Severity of punishment for the soldier was measured using a single item ("What punishment or reward should the soldier receive for his actions?"; ranging from 1 –release from prison and receive honorable mention, to 7 –receive a long prison term).

Political ideology. Same as in Study 1.

Results

To examine the effects of the two conditions on the dependent variables, we ran a series of univariate ANOVAs with condition (immersive perspective-taking vs. control) as a between-subject variable while controlling for the same demographic variables as in Study 1 (see S2 Table for correlations of all variables).

Time 1 (immediately after VR intervention)

We replicated the significant effect of condition on empathy [F(1, 98) = 7.96, p = .006, d = .58], and also found an effect on fear [F(1, 98) = 6.39, p = .013, d = .52] towards the Palestinians in the scene (see Table 2 for means and SDs). In addition, participants in the immersive perspective-taking condition were less dehumanizing of the Palestinian population [F(1, 98) = 7.96, p = .006, d = .58] and perceived them as less threatening [F(1, 98) = 4.27, p = .042, d = .42] compared with participants in the control condition.

Tab. 2.

Descriptive statistics of the outcome variables by condition (Study 2).

<h2>Descriptive statistics of the outcome variables by condition (Study 2).</h2>

Time 2 (five months later)

Even Five months after the first phase, and although the actual manipulation lasted for about one minute only, we found a persistent effect on the general perception of the outgroup such that participants in the immersive perspective-taking condition were still less dehumanizing of the Palestinian population [F(1, 53) = 5.70, p = .021, d = .67] and perceived them as less threatening [F(1, 53) = 6.02, p = .018, d = .69] compared with participants in the control condition. We also found that participants in the immersive perspective-taking condition were more cautious and made fewer "shoot" decisions when confronted with ambiguous vignettes [F(1, 53) = 4.16, p = .047, d = .58] than participants in the control condition.

In response to questions about the real-life event of the soldier’s shooting of an incapacitated Palestinian militant, participants in the immersive perspective-taking condition experienced higher levels of moral emotions [F(1, 53) = 8.28, p = .006, d = .81]; judged the soldier’s actions more harshly [F(1, 53) = 5.17, p = .027, d = .64]; and supported a more severe punishment for the shooting, [F(1, 53) = 6.17, p = .016, d = .70], compared with the control condition.

To examine whether the responses toward the Palestinian couple in the VR scene were generalized toward the Palestinian population in general, we conducted two mediation analyses employing the procedure of Hayes [34] PROCESS bootstrapping macro (model 4; 5,000 iterations). Each analysis included an emotional response toward the Palestinian couple (i.e., empathic emotions or fear) and a general perception of the Palestinian population that corresponds with the core appraisals of the emotional response (i.e., dehumanization or perceived threat respectively). The first model was specified with condition as the independent variable, empathic emotions as the mediator variable, and dehumanization as the outcome variable (Fig 2). As expected, the total effect (b = -.25, 95% CI = [-.42, -.07], t = -2.82, p = .006) was reduced when empathic emotions were added as a mediator (b = -.14, 95% CI = [-.31, .23], t = -1.7, p = .092). The indirect effect through the mediator was statistically different from zero (b = .11, 95% CI = [-.21, -.03]). Participants in the immersive perspective-taking felt more empathic emotions toward the Palestinian couple, which in turn, was associated with less dehumanization of Palestinian in general.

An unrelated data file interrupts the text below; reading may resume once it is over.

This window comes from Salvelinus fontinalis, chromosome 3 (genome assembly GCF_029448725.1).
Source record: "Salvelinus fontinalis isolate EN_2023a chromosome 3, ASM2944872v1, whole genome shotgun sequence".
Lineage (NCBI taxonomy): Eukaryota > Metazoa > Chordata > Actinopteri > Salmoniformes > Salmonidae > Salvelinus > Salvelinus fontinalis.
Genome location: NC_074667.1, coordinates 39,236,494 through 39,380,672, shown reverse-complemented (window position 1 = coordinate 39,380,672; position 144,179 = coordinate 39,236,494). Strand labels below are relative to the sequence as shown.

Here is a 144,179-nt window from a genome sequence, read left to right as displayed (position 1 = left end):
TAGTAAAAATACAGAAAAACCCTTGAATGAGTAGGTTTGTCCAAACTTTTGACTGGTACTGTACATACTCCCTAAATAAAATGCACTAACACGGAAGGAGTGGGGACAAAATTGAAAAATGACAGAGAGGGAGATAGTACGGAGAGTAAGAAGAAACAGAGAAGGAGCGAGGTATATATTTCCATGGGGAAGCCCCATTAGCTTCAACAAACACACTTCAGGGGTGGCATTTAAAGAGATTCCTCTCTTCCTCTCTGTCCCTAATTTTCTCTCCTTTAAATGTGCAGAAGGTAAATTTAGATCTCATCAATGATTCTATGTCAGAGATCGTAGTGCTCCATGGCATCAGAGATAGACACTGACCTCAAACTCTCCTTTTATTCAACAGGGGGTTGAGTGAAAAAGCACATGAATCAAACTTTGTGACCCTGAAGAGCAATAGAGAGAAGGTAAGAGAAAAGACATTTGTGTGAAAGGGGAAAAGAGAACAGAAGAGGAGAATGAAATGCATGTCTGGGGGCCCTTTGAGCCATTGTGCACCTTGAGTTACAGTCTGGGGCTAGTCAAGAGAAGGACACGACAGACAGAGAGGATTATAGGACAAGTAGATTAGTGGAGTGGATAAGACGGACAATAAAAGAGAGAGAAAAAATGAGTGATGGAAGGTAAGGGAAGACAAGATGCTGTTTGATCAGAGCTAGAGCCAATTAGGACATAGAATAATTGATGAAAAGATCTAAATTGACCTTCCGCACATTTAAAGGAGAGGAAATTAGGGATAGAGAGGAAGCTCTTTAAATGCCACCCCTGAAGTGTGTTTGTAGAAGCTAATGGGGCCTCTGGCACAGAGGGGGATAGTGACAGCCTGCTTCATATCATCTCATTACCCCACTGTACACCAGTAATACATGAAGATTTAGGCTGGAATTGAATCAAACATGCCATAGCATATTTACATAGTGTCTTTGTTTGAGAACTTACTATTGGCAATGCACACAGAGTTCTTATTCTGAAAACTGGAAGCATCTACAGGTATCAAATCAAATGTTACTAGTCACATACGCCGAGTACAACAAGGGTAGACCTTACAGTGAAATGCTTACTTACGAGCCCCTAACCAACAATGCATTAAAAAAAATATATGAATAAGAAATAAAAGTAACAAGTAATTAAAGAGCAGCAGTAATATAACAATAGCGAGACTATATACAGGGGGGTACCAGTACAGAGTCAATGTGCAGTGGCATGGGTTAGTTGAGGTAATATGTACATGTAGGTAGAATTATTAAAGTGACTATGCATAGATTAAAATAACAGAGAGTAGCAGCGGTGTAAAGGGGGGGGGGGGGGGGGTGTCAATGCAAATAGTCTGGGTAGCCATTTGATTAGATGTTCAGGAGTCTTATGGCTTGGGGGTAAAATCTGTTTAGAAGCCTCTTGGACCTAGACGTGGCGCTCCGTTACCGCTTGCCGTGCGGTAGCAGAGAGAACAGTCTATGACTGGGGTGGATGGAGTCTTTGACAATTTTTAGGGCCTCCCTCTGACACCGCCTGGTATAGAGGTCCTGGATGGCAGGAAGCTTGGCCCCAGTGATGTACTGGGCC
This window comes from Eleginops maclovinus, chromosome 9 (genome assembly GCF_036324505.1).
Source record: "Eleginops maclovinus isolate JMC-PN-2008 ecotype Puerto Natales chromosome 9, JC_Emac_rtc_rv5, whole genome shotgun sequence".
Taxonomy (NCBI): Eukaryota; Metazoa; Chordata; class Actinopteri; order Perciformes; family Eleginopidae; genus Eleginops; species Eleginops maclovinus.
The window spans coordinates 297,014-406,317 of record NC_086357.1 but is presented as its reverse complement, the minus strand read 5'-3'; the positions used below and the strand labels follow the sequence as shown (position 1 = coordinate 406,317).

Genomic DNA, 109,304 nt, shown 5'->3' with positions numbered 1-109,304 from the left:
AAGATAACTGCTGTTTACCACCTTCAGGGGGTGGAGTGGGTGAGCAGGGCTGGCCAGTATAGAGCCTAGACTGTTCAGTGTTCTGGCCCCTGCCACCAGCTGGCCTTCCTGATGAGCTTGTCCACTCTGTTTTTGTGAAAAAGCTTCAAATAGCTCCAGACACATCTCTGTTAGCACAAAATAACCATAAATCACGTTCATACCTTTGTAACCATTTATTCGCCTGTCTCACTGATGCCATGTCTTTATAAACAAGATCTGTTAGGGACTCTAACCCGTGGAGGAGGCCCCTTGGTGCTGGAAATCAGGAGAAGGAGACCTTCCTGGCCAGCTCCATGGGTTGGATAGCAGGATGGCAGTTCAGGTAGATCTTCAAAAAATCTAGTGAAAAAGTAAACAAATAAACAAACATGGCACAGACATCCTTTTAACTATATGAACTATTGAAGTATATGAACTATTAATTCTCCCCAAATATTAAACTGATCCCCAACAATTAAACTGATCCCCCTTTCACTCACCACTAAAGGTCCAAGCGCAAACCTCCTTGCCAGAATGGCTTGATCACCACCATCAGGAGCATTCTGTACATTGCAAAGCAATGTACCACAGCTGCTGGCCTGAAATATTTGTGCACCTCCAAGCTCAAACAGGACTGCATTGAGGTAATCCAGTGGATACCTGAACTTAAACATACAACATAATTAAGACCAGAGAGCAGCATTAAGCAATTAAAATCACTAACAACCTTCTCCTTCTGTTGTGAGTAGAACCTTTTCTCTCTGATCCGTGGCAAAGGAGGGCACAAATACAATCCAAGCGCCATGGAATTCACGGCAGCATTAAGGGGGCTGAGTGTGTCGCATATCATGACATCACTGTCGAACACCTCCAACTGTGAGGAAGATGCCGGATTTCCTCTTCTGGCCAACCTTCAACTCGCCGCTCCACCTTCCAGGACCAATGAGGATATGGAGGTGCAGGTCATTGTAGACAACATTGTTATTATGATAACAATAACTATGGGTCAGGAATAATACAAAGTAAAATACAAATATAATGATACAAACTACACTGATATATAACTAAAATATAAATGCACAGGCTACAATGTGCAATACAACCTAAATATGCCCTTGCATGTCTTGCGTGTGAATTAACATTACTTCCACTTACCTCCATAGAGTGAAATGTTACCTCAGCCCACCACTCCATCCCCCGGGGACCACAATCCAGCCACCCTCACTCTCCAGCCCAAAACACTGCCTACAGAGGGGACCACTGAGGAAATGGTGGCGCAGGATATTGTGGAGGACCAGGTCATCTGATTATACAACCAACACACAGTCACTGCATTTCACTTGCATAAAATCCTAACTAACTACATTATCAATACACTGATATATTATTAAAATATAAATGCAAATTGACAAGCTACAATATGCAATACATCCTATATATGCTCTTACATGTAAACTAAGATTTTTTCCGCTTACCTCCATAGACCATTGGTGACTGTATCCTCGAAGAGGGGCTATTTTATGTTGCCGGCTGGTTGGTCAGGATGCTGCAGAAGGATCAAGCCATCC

<h2>Empathic emotions toward the Palestinian couple presented in the VR scene mediate the effect of manipulated VR POV on dehumanization of the Palestinian population in general.</h2>
Fig. 2.

Empathic emotions toward the Palestinian couple presented in the VR scene mediate the effect of manipulated VR POV on dehumanization of the Palestinian population in general.


The second model was specified with condition as the independent variable, fear as the mediator variable, and perceived threat as the outcome variable (Fig 3). As expected, the total effect (b = -.18, 95% CI = [-.35, -.01], t = -2.06, p = .042) was reduced when fear was added as a mediator (b = -.12, 95% CI = [-.29, .05], t = -1.4, p = .178). The indirect effect through the mediator was statistically different from zero (b = -.06, 95% CI = [-.15, -.01]). Participants in the immersive perspective-taking condition felt less fear of the Palestinian couple, which in turn, was associated with less perceived threat of Palestinians in general.

<h2>Fear of the Palestinian couple presented in the VR scene mediate the effect of manipulated VR POV on perceived threat of the Palestinian population in general.</h2>
Fig. 3.

Fear of the Palestinian couple presented in the VR scene mediate the effect of manipulated VR POV on perceived threat of the Palestinian population in general.


Finally, we meta-analyzed Studies 1&2 using fixed effects in which the mean effect size was weighted by sample size and comparing the control condition with the immersive perspective-taking condition. Under these aggregated conditions, participants in the outgroup POV felt significantly greater empathic emotions (M d = .61, Z = 3.94, p < .001, 95% confidence interval (CI) = [.31, .92] and less fear (M d = .61, Z = 2.88, p = .002, 95% CI = [.14, .73]) compared with those in the ingroup POV.